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Roundtable: CIOs want secure cloud, businesslike IT recruits & smart vendors

Ross Milburn | March 27, 2012
The challenges to CIOs change rapidly, but two of the major ones, skill shortage and cloud strategy, were strongly represented at a February roundtable in Hong Kong.

One speaker thought cloud data security was not up to scratch. “The cloud administrator can take an image of the data on your virtual machine, which worries the regulators,” said Paul Liu, Director IT, Chong Hing Bank. “People think the cloud enables users to move resources around quickly, but it is not possible to get all your resources on one virtual machine yet. Also, putting desktops on the cloud is becoming popular, but users still need a machine to access it, so is that really economical?”

Encryption is one answer to cloud security. “We encourage our insurance agents to encrypt documents before transmission,” said Doris Cheng, Assistant VP Technical Services, IT & Procurement Management, Sun Life HK. “We use Google and WebMail and we need to get approval for every use of the cloud. At present, we see the cloud as just one of the options that include both hosting and in-house systems.” 

Perhaps a long-term solution can be found. “Cloud service providers should agree a regional framework to move data across the cloud without being knocked about by regulatory constraints,” said Raths. “For example, the Chinese government simply wants to get the data when it issues a search warrant for it. That’s an end-to-end network requirement that must be satisfied, wherever the data is.”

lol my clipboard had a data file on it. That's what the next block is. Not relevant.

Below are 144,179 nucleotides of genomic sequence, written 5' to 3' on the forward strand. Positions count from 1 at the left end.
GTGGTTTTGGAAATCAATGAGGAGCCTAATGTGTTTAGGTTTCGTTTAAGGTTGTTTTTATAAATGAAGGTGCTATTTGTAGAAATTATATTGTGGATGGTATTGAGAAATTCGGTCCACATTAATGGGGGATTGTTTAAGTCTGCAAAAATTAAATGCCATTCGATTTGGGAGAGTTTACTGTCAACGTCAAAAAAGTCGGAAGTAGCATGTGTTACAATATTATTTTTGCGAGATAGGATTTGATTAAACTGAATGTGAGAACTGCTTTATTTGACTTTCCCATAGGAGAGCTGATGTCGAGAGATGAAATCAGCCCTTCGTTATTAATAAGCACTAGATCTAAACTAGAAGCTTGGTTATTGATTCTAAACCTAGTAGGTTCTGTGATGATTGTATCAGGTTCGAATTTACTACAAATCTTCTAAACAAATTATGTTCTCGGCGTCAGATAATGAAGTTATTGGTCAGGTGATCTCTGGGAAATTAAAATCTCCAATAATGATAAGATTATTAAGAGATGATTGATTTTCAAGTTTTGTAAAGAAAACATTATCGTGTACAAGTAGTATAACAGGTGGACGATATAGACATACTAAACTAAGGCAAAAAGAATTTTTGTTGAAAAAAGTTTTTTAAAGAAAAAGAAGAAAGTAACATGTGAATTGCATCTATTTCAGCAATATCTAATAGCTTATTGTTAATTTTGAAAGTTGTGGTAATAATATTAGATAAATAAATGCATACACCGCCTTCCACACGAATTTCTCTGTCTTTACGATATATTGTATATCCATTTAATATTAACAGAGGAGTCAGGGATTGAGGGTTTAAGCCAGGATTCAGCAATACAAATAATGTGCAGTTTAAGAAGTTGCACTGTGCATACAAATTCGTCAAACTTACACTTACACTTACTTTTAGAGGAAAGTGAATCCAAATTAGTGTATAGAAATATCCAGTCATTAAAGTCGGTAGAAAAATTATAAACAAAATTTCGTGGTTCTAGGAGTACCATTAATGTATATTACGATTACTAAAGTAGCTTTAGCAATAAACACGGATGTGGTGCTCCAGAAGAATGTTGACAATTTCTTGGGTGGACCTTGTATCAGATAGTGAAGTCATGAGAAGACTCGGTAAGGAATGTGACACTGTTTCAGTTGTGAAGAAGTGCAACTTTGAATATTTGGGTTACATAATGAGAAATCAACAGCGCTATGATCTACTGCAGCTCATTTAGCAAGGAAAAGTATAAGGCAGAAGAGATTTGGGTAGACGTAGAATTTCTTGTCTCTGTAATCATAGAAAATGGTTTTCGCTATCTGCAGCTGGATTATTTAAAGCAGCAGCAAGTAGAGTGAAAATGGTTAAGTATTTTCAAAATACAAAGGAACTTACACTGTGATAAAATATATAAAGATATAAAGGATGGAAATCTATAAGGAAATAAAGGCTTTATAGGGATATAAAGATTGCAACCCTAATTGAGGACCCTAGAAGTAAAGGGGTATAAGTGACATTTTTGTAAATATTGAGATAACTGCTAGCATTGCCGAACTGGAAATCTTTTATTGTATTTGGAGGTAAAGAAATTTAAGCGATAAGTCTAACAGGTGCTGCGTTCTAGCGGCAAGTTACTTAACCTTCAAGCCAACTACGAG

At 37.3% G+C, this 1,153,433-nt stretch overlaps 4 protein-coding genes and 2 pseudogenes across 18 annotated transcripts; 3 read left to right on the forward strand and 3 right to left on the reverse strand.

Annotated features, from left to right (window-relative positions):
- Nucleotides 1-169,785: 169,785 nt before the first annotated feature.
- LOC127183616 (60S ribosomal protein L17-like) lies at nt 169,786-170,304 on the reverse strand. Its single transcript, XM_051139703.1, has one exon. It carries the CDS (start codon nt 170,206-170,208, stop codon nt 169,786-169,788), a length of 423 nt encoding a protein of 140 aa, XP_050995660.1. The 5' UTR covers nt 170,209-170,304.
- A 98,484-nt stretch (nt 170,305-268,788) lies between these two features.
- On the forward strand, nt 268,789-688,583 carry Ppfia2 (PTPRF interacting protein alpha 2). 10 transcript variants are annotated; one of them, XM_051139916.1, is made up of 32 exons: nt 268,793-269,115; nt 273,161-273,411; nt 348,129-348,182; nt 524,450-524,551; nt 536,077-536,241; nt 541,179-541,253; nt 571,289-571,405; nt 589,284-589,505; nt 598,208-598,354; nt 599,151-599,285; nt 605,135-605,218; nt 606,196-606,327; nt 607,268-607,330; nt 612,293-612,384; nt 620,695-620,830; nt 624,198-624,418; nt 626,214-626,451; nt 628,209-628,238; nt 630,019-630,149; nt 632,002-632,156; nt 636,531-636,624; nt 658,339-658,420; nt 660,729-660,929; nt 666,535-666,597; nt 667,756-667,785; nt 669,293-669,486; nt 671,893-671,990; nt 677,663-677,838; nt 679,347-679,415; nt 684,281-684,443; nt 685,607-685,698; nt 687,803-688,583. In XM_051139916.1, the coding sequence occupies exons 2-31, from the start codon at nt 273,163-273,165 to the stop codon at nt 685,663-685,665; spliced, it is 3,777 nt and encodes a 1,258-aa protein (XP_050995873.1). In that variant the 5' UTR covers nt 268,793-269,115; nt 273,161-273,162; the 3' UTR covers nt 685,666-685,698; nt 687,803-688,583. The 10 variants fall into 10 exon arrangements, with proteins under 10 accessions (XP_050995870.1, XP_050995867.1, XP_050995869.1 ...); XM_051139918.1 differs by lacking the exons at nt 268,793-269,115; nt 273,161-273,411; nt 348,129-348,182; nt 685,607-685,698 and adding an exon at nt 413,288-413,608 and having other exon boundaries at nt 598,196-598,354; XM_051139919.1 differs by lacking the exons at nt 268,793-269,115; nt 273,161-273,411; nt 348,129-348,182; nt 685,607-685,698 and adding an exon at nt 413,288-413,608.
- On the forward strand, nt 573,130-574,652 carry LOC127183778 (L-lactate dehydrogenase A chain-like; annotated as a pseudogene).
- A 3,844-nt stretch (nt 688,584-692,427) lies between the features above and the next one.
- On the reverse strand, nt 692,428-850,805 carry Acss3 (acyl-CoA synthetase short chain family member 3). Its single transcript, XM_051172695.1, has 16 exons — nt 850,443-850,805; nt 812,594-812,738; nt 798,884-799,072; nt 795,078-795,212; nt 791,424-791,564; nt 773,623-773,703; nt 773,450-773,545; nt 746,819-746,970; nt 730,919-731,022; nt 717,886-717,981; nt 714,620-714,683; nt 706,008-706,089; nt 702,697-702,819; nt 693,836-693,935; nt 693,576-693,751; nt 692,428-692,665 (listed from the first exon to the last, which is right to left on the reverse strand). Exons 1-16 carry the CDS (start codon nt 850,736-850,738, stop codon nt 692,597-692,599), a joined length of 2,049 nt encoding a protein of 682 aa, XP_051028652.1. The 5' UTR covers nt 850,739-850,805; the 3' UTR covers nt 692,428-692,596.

Chairman Seow proposed the Hong Kong Computer Society could come up with a framework for regional regulations. However, it was pointed out that that the regulator prefers to negotiate only with the Authorized Institutions that they manage.

 

India’s IT revolution

India’s IT surge sparked comments from several CIOs. “India has replaced China as the frontier for new IT business,” said Rob Chipman, CEO, K.C. Dat. “We have experience with strong high-end service providers for BPO and back-of-shop services. But infrastructure can be primitive and we are disappointed with the relative failure to invest compared with China.” 

Nevertheless, India is a hotbed of cloud enthusiasm. “India is leading Asia in supporting cloud technology,” said Phil Mottram, Executive Director, Global Sales, Telstra International. “For example, they told me that Microsoft 365 – which combines hosted and local software – makes sense for smaller companies, but if you scale to 1,000-2,000 users, the cloud is economically better. I know that Microsoft has been keen to press into the cloud, partly to overcome the user habit of keeping old software versions. But IT people in India feel that many vendors and users have not understood the benefits of the cloud.” 

 

Recruiting scarce IT talent 

Recruitment is always on CIOs’ minds. “After the 2000 dot-com bubble, students avoided IT, so now it’s hard to recruit mid-level IT professionals with four or five years of experience,” said Michael Leung. “My company responded by changing recruitment from IT to IS (Information Services), then to IM (Information Management), then finally to KM (Knowledge Management). So now we seek BA degrees in business administration, rather than science candidates.” 

 

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